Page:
Lessons from the past on stock behaviour up North to help navigate the future, with Morningstar Canada’s Director of Research, Paul Kaplan.
By Paul Kapman
Paul Kaplan: I’m Paul Kaplan, Director of Research at Morningstar Canada. From March to June of this year, the Canadian stock market is down over 13%. This is not the first time this has happened. I’ve talked about the coronavirus crash and the history of market crashes before, and I’ve noticed several themes emerge when it comes to these large stock market declines. I’ll tell you about six today.
From time to time, stock markets go through long and deep periods of decline. Since 1956, the Canadian stock market has had 10 declines of over 20%, varying in duration from two months to just over two years, the worst being 43% from May 2008 to February of 2009.
After a large stock market decline, it is hard to predict how long it will take for the stock market to recover. In Canadian stock market history, since 1956, the longest recovery was 29 months, which came after the crash in early 1990. The market reached bottom in October 1990 and didn’t recover until May 1993.
Over the very long run, the stock market has been very generous to investors who can get through long periods of decline. $1 invested in the Canadian stock market in January 1956 with dividends reinvested and no taxes would have grown to over $344 by the end of June 2022. This is a 9.2% return, which would have been hard to find in any other investment.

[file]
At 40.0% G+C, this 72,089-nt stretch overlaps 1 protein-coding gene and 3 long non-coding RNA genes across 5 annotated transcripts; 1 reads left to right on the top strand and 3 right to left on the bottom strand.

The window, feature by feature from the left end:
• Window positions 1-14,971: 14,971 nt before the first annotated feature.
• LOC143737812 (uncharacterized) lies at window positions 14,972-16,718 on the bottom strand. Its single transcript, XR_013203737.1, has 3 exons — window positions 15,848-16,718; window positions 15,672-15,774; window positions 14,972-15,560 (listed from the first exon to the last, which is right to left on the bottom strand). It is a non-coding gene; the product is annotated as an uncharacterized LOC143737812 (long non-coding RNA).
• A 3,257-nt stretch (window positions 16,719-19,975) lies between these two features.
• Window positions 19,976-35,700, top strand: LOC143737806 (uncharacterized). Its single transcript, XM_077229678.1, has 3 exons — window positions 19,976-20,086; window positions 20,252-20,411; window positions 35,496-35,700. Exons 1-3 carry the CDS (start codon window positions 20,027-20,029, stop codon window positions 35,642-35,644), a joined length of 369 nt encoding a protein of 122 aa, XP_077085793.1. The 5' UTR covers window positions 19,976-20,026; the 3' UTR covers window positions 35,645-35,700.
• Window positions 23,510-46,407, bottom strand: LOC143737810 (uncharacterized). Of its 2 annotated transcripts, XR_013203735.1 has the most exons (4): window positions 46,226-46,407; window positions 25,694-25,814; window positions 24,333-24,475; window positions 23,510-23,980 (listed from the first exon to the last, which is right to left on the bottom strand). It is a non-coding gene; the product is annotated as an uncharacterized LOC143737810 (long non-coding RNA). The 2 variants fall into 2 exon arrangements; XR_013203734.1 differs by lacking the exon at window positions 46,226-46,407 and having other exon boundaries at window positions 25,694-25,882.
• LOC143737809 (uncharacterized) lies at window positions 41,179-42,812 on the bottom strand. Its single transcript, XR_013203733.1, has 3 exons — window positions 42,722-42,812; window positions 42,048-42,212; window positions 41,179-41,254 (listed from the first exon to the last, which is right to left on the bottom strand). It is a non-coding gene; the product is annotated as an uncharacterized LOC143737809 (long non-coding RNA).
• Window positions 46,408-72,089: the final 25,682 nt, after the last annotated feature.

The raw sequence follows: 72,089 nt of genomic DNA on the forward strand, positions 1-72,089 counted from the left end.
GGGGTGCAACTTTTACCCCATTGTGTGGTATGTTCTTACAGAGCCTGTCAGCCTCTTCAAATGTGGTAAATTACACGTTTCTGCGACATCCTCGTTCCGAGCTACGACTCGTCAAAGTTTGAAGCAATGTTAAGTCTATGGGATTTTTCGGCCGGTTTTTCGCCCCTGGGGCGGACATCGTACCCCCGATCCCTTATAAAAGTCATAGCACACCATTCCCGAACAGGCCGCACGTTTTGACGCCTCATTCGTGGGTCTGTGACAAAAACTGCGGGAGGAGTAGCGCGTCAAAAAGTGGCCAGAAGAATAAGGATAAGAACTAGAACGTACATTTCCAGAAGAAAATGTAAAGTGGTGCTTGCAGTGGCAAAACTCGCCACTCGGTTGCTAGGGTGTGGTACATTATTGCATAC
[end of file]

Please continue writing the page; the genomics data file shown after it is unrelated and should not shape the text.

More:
During times of very rapid and deep decline, investors should avoid panic selling. When the COVID-19 pandemic started in March 2020, the Canadian stock market fell 22.5% from its previous high in January, and some investors panicked and sold off their stock investments and thus missed out on the most rapid market recovery in the history of only eight months. In contrast, those investors who stayed the course were rewarded by the market.
The standard bell curve is an inadequate model of stock market returns. A model that can capture the extreme risks of the equity market is needed. According to a bell curve model, it is virtually impossible for any one observation to be more than 3 standard deviations away from the average. However, there have been seven months of returns that are 3 or more standard deviations below the average. This is about 1% of the time.
Sometimes the market and the economy move in opposite directions. Although the market initially crashed at the beginning of the COVID-19 pandemic, the market quickly recovered and rose in value while the economic impact of the pandemic continued. Thus, the economy is an unreliable predictor of the market.
In summary, while the stock market can provide high returns, its risk is not always well understood. Large declines, even crashes occur from time to time, but usually have periods of high growth between them which lead to high returns. An investor needs the right tolerance for risk, risk capacity, patience and time to weather the storms in order to reap the benefits of stock market investing.